Chinese state TV halts NBA preseason China game broadcasts (copy)

NBA Commissioner Adam Silver speaks Oct. 7 during a welcome reception for the NBA Japan Games 2019 between the Toronto Raptors and the Houston Rockets in Tokyo, Japan.

There comes a time when major U.S. commercial interests have to stand for something other than the blind pursuit of money.

Contrast the principled stand of Edward Stack, chief executive of Dick’s Sporting Goods, with that of National Basketball Association Commissioner Adam Silver when the two grappled over the question of principle versus profits. One walks around today with his head held high, knowing his integrity is intact in spite of the financial consequences he suffered. The other is, well, Adam Silver.

In Stack’s case, the hard choice was his decision in 2018 to stop selling assault rifles and high-capacity magazines at Dick’s stores. Gun fanatics declared a national boycott, but Stack stood his ground, ordering all Dick’s outlets to return their existing inventory of assault rifles so they could be destroyed. Dick’s Sporting Goods suffered about $250 million in lost sales, Stack estimates.

His new book, “It’s How We Play the Game: Build a Business. Take a Stand. Make a Difference.,” details Stack’s gut check over the retail gun market’s role in America’s mass-shooting epidemic. In the absence of strong leadership from Washington, he says, someone else had to step up.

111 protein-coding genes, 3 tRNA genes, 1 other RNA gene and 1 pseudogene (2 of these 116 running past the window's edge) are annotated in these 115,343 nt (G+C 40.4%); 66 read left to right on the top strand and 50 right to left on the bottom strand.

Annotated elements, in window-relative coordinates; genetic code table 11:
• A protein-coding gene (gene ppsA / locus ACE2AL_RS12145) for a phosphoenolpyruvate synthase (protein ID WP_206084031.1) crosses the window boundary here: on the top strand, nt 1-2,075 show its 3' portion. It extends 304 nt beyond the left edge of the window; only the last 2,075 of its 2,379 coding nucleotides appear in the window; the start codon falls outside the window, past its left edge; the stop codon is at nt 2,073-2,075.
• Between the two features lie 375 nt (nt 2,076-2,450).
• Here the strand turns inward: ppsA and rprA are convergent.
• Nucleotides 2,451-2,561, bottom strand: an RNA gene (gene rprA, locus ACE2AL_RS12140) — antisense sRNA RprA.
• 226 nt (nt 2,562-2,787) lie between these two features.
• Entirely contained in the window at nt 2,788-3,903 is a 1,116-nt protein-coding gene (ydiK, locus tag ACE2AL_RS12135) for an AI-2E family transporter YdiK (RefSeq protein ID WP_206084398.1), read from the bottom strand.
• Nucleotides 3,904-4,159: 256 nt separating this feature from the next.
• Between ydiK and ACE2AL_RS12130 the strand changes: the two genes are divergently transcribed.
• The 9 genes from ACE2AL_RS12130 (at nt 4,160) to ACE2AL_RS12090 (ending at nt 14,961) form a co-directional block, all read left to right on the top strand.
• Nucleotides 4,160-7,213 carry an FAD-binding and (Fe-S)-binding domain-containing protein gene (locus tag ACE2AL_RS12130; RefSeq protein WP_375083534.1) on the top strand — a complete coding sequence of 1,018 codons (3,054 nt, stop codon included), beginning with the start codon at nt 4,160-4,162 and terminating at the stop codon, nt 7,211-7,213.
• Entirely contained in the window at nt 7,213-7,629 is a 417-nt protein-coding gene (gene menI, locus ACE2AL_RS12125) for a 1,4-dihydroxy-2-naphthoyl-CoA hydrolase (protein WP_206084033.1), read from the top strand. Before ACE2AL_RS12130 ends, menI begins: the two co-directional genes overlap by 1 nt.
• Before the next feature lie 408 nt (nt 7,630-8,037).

“The majority of the leadership seems to be coming out of the private sector,” Stack said Oct. 7 on public radio’s “Marketplace” broadcast. “I’m not sure that’s the way it should be, but that’s the way it is.”

Contrast that with the kerfuffle after Houston Rockets General Manager Daryl Morey publicly supported Hong Kong’s democracy movement, tweeting: “Fight for freedom. Stand with Hong Kong.”

Oops. It turned out that the NBA has a $1.5 billion streaming deal in the works to broadcast NBA games to China’s more than 1 billion population. China, whose government holds a monopoly on the freedom of thought, expressed its displeasure. The NBA quickly caved.

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The NBA issued a statement Monday acknowledging Morey’s remarks “deeply offended many of our friends and fans in China, which is regrettable.” On the same day, however, the NBA also posted a statement in Mandarin on Weibo, a Chinese Twitter-like service, in which it said “We are extremely disappointed in the inappropriate comment by the general manager of the Houston Rockets” and that Morey “undoubtedly seriously hurt the feelings of Chinese basketball fans.”

“Listen … @dmorey does not speak for the @HoustonRockets,” tweeted Rockets owner Tilman Fertitta.

“We apologize. You know, we love China. We love playing there,” said Rockets star guard James Harden.

U.S. basketball fans joined fans of freedom in a nationwide double take, collectively asking: Why is the NBA standing in defense of one of the world’s most oppressive dictatorships?

Only then did Silver emerge on Tuesday to clarify: “The long-held values of the NBA are to support the freedom of expression and certainly freedom of expression by members of the NBA community.”

Glad that’s cleared up. Word has it Silver and his NBA cohorts are collaborating on a new book: “It’s How We Play the Game: Build a League. Don’t Take a Stand. Bow in deference.”

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